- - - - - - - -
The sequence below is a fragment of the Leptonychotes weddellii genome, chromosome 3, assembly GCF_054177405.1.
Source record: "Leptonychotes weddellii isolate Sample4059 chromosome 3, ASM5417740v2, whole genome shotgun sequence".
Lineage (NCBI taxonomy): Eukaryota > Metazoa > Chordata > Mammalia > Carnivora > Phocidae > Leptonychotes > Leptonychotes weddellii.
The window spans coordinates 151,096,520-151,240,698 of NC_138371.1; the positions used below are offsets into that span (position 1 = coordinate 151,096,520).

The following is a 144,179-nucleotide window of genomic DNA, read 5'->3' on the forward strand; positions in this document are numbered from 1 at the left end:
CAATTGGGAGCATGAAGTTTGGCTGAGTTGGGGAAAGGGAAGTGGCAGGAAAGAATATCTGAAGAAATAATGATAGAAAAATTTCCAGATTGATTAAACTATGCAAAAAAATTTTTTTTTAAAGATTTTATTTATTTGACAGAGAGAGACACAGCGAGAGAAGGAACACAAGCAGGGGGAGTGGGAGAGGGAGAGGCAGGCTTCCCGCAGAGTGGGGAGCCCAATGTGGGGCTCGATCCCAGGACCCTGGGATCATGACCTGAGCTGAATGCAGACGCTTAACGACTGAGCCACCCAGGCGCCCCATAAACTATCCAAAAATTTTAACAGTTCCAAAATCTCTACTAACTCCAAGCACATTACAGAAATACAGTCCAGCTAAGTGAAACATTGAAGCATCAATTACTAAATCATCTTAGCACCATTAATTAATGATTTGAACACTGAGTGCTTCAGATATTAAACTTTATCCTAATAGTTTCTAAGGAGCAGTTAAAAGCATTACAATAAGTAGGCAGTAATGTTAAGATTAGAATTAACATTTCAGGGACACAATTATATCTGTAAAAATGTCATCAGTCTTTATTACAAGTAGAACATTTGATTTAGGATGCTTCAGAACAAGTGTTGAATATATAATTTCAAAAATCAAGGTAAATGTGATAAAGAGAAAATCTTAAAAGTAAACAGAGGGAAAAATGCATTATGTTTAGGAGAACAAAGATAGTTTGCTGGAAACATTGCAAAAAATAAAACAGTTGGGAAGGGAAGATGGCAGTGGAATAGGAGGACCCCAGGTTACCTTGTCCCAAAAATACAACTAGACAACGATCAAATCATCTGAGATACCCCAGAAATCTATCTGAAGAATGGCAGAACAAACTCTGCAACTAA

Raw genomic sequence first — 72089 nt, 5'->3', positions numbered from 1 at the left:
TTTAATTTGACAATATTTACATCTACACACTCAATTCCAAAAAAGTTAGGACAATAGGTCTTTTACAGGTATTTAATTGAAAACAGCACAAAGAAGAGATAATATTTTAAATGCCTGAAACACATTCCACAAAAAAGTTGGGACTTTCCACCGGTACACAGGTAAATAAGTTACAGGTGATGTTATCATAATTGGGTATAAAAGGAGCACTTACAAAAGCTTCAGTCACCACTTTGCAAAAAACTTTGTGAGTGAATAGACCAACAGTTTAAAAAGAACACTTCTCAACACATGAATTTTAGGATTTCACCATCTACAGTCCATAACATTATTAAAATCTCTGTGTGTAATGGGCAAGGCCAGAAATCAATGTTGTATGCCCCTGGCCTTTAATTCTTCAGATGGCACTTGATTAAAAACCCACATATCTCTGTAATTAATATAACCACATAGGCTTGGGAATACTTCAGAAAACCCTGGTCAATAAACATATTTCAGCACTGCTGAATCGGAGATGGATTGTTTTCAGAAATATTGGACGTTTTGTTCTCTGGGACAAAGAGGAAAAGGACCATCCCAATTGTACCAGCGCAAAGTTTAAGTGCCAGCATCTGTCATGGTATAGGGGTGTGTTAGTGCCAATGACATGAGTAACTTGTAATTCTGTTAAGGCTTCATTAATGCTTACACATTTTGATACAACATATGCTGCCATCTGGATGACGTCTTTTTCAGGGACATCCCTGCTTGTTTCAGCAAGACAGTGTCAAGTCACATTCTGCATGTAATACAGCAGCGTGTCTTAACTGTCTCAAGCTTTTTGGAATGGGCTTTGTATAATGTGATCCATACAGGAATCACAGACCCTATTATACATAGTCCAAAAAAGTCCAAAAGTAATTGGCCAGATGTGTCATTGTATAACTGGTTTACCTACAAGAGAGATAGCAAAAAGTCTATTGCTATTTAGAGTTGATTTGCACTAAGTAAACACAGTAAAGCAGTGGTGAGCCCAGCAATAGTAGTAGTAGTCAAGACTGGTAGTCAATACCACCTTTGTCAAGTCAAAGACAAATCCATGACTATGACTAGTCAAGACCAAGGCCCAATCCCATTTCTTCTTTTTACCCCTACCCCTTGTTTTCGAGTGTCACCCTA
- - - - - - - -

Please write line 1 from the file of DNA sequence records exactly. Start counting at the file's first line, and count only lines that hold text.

The sequence below is a fragment of the Leptonychotes weddellii genome, chromosome 3, assembly GCF_054177405.1.